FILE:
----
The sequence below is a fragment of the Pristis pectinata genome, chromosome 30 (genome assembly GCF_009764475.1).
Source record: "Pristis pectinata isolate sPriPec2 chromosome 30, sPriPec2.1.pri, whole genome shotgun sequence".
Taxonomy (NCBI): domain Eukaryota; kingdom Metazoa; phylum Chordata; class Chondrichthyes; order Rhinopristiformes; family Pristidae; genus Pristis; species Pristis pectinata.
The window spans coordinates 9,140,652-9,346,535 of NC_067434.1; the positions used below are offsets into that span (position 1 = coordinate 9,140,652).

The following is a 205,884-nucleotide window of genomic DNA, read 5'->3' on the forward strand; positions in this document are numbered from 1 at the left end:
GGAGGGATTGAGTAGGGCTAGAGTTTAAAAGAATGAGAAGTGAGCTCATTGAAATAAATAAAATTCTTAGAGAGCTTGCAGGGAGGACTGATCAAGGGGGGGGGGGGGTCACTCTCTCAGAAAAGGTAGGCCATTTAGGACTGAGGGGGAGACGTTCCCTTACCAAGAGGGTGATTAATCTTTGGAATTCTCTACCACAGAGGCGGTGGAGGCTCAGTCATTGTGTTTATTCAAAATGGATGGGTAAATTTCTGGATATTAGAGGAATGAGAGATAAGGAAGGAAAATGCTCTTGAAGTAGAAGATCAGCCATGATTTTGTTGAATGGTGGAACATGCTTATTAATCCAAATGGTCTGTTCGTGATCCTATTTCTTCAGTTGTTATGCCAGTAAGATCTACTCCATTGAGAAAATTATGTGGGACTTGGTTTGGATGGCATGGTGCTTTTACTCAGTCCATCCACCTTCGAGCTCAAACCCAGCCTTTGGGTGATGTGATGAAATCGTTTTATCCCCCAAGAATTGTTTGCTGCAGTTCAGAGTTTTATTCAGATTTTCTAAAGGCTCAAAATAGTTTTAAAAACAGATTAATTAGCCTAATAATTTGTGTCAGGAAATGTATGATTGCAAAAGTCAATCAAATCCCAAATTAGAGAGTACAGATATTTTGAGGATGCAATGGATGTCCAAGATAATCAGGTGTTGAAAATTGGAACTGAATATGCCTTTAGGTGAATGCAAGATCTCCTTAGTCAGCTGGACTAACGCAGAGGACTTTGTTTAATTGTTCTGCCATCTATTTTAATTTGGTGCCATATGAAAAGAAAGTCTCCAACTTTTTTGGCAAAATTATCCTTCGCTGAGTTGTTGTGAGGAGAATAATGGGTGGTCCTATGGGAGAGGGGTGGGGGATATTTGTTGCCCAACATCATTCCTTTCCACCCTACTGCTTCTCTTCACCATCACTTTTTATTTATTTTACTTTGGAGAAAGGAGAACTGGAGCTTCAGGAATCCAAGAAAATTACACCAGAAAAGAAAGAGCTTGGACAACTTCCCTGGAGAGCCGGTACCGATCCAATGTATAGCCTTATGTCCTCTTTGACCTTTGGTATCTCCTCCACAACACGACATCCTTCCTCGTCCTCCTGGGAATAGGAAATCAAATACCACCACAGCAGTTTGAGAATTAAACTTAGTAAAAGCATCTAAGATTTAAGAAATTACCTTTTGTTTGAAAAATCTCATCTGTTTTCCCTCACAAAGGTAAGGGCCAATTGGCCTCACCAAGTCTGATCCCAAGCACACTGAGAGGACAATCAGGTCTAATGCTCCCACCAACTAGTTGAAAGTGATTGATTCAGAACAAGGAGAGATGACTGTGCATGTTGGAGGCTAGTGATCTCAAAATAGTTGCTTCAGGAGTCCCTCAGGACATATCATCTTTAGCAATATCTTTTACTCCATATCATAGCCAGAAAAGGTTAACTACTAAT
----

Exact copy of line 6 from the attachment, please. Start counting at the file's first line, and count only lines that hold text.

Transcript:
GGAGGGATTGAGTAGGGCTAGAGTTTAAAAGAATGAGAAGTGAGCTCATTGAAATAAATAAAATTCTTAGAGAGCTTGCAGGGAGGACTGATCAAGGGGGGGGGGGGGTCACTCTCTCAGAAAAGGTAGGCCATTTAGGACTGAGGGGGAGACGTTCCCTTACCAAGAGGGTGATTAATCTTTGGAATTCTCTACCACAGAGGCGGTGGAGGCTCAGTCATTGTGTTTATTCAAAATGGATGGGTAAATTTCTGGATATTAGAGGAATGAGAGATAAGGAAGGAAAATGCTCTTGAAGTAGAAGATCAGCCATGATTTTGTTGAATGGTGGAACATGCTTATTAATCCAAATGGTCTGTTCGTGATCCTATTTCTTCAGTTGTTATGCCAGTAAGATCTACTCCATTGAGAAAATTATGTGGGACTTGGTTTGGATGGCATGGTGCTTTTACTCAGTCCATCCACCTTCGAGCTCAAACCCAGCCTTTGGGTGATGTGATGAAATCGTTTTATCCCCCAAGAATTGTTTGCTGCAGTTCAGAGTTTTATTCAGATTTTCTAAAGGCTCAAAATAGTTTTAAAAACAGATTAATTAGCCTAATAATTTGTGTCAGGAAATGTATGATTGCAAAAGTCAATCAAATCCCAAATTAGAGAGTACAGATATTTTGAGGATGCAATGGATGTCCAAGATAATCAGGTGTTGAAAATTGGAACTGAATATGCCTTTAGGTGAATGCAAGATCTCCTTAGTCAGCTGGACTAACGCAGAGGACTTTGTTTAATTGTTCTGCCATCTATTTTAATTTGGTGCCATATGAAAAGAAAGTCTCCAACTTTTTTGGCAAAATTATCCTTCGCTGAGTTGTTGTGAGGAGAATAATGGGTGGTCCTATGGGAGAGGGGTGGGGGATATTTGTTGCCCAACATCATTCCTTTCCACCCTACTGCTTCTCTTCACCATCACTTTTTATTTATTTTACTTTGGAGAAAGGAGAACTGGAGCTTCAGGAATCCAAGAAAATTACACCAGAAAAGAAAGAGCTTGGACAACTTCCCTGGAGAGCCGGTACCGATCCAATGTATAGCCTTATGTCCTCTTTGACCTTTGGTATCTCCTCCACAACACGACATCCTTCCTCGTCCTCCTGGGAATAGGAAATCAAATACCACCACAGCAGTTTGAGAATTAAACTTAGTAAAAGCATCTAAGATTTAAGAAATTACCTTTTGTTTGAAAAATCTCATCTGTTTTCCCTCACAAAGGTAAGGGCCAATTGGCCTCACCAAGTCTGATCCCAAGCACACTGAGAGGACAATCAGGTCTAATGCTCCCACCAACTAGTTGAAAGTGATTGATTCAGAACAAGGAGAGATGACTGTGCATGTTGGAGGCTAGTGATCTCAAAATAGTTGCTTCAGGAGTCCCTCAGGACATATCATCTTTAGCAATATCTTTTACTCCATATCATAGCCAGAAAAGGTTAACTACTAAT